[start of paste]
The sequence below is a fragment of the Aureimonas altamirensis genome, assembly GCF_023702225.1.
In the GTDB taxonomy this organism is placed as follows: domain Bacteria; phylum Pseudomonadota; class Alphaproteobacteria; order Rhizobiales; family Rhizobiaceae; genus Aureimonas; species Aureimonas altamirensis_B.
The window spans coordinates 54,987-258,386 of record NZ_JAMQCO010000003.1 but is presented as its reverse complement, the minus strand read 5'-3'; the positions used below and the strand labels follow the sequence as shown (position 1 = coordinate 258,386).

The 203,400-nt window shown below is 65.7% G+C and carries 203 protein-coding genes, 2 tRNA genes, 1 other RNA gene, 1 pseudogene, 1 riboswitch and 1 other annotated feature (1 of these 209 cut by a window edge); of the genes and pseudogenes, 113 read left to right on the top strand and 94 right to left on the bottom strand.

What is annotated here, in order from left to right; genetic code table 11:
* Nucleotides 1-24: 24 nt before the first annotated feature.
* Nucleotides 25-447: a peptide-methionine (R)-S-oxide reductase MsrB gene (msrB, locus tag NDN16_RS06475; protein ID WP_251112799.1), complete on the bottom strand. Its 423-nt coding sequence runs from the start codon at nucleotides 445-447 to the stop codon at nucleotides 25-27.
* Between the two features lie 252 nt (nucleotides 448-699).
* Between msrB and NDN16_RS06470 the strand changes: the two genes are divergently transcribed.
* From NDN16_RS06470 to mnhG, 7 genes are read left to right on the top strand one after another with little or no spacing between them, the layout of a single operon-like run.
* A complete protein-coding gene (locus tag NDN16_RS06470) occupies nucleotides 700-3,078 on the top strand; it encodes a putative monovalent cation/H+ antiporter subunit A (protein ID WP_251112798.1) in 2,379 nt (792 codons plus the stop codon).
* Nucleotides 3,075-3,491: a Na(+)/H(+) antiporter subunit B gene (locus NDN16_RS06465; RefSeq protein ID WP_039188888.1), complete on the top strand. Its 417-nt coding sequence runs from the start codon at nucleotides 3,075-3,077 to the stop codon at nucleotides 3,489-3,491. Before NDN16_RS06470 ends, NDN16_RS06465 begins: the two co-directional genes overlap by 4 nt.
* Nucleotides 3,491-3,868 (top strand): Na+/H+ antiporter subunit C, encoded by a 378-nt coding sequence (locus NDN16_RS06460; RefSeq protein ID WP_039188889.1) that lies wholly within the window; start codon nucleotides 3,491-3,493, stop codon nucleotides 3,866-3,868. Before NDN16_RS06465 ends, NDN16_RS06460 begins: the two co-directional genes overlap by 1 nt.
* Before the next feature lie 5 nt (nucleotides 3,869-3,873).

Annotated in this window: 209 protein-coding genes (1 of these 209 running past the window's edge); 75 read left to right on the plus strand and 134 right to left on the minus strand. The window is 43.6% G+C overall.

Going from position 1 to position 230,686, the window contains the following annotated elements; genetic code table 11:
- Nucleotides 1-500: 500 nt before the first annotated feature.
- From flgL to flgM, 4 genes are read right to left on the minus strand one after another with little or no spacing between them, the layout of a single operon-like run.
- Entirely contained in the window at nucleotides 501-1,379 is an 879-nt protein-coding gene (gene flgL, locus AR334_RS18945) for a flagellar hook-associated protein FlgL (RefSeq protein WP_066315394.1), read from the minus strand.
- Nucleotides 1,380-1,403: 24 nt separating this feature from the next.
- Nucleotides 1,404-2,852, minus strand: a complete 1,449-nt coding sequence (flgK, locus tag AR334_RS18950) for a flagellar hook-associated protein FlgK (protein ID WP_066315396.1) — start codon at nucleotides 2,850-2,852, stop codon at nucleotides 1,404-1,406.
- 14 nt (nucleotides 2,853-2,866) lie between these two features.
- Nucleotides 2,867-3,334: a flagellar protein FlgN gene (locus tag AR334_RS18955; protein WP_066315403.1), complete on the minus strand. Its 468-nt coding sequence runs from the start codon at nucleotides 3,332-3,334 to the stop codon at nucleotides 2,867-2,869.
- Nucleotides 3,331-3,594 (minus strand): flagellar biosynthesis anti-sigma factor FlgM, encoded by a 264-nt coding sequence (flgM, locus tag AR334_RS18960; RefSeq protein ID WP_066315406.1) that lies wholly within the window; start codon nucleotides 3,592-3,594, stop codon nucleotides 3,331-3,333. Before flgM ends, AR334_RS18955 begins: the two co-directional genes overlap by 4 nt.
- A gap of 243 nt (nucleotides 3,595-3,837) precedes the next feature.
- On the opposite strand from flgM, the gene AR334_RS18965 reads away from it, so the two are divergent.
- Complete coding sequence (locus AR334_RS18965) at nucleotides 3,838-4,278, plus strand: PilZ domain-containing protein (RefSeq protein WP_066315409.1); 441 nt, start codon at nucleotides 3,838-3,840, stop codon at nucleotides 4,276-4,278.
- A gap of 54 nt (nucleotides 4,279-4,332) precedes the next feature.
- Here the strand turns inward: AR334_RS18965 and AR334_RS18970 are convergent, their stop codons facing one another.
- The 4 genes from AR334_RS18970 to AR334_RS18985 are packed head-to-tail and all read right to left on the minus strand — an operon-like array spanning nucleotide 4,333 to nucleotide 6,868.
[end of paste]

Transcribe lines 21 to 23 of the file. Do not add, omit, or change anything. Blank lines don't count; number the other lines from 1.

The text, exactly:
- Nucleotides 1,404-2,852, minus strand: a complete 1,449-nt coding sequence (flgK, locus tag AR334_RS18950) for a flagellar hook-associated protein FlgK (protein ID WP_066315396.1) — start codon at nucleotides 2,850-2,852, stop codon at nucleotides 1,404-1,406.
- 14 nt (nucleotides 2,853-2,866) lie between these two features.
- Nucleotides 2,867-3,334: a flagellar protein FlgN gene (locus tag AR334_RS18955; protein WP_066315403.1), complete on the minus strand. Its 468-nt coding sequence runs from the start codon at nucleotides 3,332-3,334 to the stop codon at nucleotides 2,867-2,869.